Seneca said...

Perhaps but there's also an element of "shocked into sanity" to consider.

If there were no criminals or terrorists, we would not need to spend any (or at least not much) money on security. On the other hand, that is not a world that exists and it's not a world that ever did or ever will exist (at least not until the return of Christ). If some of the reprioritization of security is responsive to actual threats then it is productive in the real world even if it is non-productive vis a vis the imaginary ideal world.

In any event, it's not as though we are talking about core productive wealth here. The original article was about tourist spending which is generally a non-productive expense. If people don't fly to Paris to take selfies in front of the Eiffel Tower, it's not terribly likely that whatever else they do is less productive. Odds are fairly good it's not even appreciably less pleasurable.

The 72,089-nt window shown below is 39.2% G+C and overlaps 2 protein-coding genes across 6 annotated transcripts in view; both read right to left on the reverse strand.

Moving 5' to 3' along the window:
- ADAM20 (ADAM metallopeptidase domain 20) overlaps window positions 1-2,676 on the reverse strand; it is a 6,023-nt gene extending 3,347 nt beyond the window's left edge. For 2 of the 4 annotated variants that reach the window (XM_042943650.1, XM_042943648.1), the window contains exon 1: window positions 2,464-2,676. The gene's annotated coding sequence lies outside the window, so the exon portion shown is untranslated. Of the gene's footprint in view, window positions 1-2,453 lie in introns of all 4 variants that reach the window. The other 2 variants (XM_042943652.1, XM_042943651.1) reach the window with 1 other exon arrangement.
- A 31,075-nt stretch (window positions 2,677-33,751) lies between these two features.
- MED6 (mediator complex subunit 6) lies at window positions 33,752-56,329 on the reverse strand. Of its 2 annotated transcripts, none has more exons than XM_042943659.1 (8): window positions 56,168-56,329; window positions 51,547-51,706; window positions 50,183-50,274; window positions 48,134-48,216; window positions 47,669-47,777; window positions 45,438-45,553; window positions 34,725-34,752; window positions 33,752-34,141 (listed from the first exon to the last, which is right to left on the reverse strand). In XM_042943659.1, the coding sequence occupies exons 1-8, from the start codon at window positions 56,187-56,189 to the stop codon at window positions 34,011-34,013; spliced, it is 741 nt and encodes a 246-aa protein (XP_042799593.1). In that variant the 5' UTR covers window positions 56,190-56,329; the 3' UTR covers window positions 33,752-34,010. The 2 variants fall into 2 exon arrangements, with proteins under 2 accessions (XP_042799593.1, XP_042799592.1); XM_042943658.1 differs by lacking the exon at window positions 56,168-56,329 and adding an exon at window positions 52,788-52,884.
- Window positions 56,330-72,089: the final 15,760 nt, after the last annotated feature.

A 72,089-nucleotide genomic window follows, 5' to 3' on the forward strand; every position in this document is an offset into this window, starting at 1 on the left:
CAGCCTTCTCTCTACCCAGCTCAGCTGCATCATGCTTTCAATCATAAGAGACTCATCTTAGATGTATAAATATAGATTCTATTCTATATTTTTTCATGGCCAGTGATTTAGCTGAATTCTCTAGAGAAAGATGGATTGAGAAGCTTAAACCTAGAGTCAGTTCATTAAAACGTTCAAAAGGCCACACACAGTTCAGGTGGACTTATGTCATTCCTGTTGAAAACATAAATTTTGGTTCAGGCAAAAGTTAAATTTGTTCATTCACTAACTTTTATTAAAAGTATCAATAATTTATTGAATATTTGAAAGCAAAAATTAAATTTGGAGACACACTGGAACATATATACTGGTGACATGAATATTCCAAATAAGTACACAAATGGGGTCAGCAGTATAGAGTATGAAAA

Duke Norfolk said...

Screw the short term economic calculations. The big cost is the destruction of whole cultures and societies. That cost is incalculable. This is a disaster of historical proportions and it's coming to the US next. And most people remain ignorant.

Anonymous said...

I was supposed to go to Germany this year. Scrubbed. Now I'm supposed to go to Germany in 2017. But . . . so that's a nice $$$$$ that remained in the US instead of being transferred to Germany. At the rate things are going, next year may not happen either.

LittleRed1

SQT said...

I love Paris but I won't go back to anywhere in Europe until I see some serious effort to fight terrorism. I hope the leaders of those countries learn to prioritize security sooner than later.

Anonymous said...

I heard on the morning news this morning that donations for the Pulse club victims might be sent out very soon. For each victim killed, the families will receive $350,000 - $300,000. Lower costs for survivors who were hospitalized but recovered, then $25,000 for people who were there but were not injured.